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Poems by Gerard Manley Hopkins

4.3 of 5 stars 4.30  ·  rating details  ·  1,017 ratings  ·  22 reviews
Fourth ed. based on the First ed. of 1918 and enl. to incorporate all known Poems and Fragments. Ed. with additional notes, a Foreword on the Revised Text, and a new biographical and critical introd. by W.H. Gardner and N.H. MacKenzie.
163 pages
Published 1974 by The Folio Society (first published January 1st 1948)
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(showing 1-30 of 1,570)
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Tony
Jul 26, 2012 Tony rated it 4 of 5 stars
Shelves: poetry
POEMS: GERARD MANLEY HOPKINS. (this ed. 1999). ****.
This was a Folio Society publication, with an introduction and notes by Norman H. MacKenzie. Hopkins (1844-1889) was an English poet and a Roman Catholic convert. He became a priest in the S.J. order, and spent time in Ireland. His poems are not typical of those of most of the Victorian poets of the time. His work only became popular and available to the public after his death – primarily because of his duties to the priesthood. I have no idea
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Aran
Hopkins is so amazing. His sonnets are so tight and innovative. And for a monk, such intense conflict! And so daaaaaaaaark.
Robbie
Hopkins is one of the greatest poets of all time. Wonderfully luminous.
Elizabeth

THE WORLD is charged with the grandeur of God.
It will flame out, like shining from shook foil;
It gathers to a greatness, like the ooze of oil
Crushed. Why do men then now not reck his rod?
Generations have trod, have trod, have trod; 5
And all is seared with trade; bleared, smeared with toil;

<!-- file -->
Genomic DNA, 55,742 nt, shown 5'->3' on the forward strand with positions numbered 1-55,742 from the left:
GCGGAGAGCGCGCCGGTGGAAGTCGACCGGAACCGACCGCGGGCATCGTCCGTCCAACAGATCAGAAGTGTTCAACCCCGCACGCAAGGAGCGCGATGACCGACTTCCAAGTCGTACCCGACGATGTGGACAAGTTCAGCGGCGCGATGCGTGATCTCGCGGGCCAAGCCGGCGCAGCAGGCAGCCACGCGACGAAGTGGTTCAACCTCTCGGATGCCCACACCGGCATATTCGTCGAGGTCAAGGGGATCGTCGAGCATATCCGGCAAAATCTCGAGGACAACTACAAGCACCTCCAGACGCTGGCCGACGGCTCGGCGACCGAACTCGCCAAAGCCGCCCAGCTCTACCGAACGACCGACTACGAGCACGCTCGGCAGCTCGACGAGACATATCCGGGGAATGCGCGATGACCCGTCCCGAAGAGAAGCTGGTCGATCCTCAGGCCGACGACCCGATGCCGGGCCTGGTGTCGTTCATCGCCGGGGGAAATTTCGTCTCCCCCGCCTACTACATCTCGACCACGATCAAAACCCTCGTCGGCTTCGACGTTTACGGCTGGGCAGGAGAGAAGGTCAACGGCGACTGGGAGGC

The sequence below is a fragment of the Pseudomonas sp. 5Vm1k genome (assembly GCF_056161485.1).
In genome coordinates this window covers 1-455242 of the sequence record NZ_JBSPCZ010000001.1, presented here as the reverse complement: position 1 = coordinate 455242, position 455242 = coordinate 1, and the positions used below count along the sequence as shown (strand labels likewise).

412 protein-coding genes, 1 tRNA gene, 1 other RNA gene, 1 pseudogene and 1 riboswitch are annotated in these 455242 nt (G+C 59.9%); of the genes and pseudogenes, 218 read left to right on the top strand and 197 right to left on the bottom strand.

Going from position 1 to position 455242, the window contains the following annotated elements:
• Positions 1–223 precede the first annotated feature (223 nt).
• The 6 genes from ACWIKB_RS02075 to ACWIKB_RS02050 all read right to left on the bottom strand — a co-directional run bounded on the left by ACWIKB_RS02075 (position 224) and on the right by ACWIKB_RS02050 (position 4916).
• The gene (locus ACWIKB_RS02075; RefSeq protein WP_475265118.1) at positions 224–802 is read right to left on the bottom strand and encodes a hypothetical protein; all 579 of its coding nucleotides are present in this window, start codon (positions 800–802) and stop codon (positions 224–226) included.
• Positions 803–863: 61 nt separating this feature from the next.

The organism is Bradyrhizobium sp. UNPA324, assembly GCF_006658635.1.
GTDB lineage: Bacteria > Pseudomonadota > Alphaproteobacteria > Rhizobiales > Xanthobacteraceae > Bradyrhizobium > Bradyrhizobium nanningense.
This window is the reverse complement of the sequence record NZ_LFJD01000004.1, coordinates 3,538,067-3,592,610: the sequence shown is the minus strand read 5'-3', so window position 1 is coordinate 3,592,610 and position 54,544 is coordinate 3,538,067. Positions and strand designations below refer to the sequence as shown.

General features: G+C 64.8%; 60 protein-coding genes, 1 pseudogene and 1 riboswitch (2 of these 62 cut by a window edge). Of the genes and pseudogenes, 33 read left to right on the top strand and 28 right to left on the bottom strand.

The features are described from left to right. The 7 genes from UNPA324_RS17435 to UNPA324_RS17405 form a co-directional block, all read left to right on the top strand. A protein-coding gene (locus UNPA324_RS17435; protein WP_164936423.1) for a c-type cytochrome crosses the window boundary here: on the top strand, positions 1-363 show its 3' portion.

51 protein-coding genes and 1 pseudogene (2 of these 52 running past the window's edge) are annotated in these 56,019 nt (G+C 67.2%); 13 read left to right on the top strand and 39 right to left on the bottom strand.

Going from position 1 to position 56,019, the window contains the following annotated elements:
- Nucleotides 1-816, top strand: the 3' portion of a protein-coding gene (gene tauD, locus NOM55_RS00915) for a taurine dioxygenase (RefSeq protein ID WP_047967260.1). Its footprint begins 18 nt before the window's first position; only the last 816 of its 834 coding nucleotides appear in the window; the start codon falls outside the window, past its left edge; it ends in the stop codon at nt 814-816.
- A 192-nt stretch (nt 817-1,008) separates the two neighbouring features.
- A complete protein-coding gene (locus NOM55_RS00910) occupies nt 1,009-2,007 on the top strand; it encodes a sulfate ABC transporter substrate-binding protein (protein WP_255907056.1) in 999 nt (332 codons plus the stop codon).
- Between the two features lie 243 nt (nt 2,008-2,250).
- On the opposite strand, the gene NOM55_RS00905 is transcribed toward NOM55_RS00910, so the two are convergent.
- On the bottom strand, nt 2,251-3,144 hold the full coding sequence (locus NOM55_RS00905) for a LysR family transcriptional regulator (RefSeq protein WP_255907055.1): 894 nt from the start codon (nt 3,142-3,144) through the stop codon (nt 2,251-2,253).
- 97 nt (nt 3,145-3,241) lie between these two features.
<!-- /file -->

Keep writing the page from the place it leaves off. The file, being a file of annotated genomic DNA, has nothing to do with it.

And wears man’s smudge and shares man’s smell: the soil
Is bare now, nor can foot feel, being shod.

And for all this, nature is never spent;
There lives the dearest freshness deep down things; 10
An
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Abbi Dion
Great freakin' cover. Used to sit and read "The Winderhover" once a day in 2005... "I caught this morning morning's minion, kingdom of daylight's dauphin dapple-dawn-drawn falcon, in his riding. Of the rolling level underneath him steady air, and striding. High there..." Gorgeous. Wonderful bio criticism of Hopkins in Buechner's "Speak What We Feel, Not What We Ought To Say", just FYI.
Jonathan
Beautiful poetry that feels like golden honey dripping, then flying, then cascading off the page.

I am aware that honey only really drips but I don't have the lyrical power of Hopkins. Read the poems and be transported into the very heart of Nature's power with all it's sounds, smells and tastes.
Vyvyan
Sep 03, 2009 Vyvyan added it
Shelves: poetry, own
Picked this up in a tiny village in the Cotswolds, mostly because I like Hopkins, could stand to get further acquainted with him, and because I'm weak to a really pretty hardcover edition of poetry with its own case. Particularly when I'm on holiday. Even if it is a selected edition.
Jenny
Jun 08, 2012 Jenny is currently reading it  ·  review of another edition
Shelves: poetry
I'm always reading Hopkins, but this time through, I'm attempting to memorize a few of my favorites as well--especially since his poetry goes so well with walking while drinking in the wonder of the world.
Vincent Wright
LOVE Gerard Manley Hopkins poetry! Could recite The Windhover - ALL DAY!
Betty
He speaks my soul language!
Derek
Analysis of “Windhover”

On the surface, Hopkins’ “Windhover” is a poem is about a bird hovering in the air, a falcon suspended, a dangerous bird of prey to be reckoned with. With careful and sensitive language, Hopkins attempts to convey the inexpressible awe he feels in witnessing the “windhover.” He approaches the line where language is insufficient and only inarticulate sounds will do. The poem contains four exlamation marks, the words “oh” and “ah,” and even one incomplete phrase: “the achiev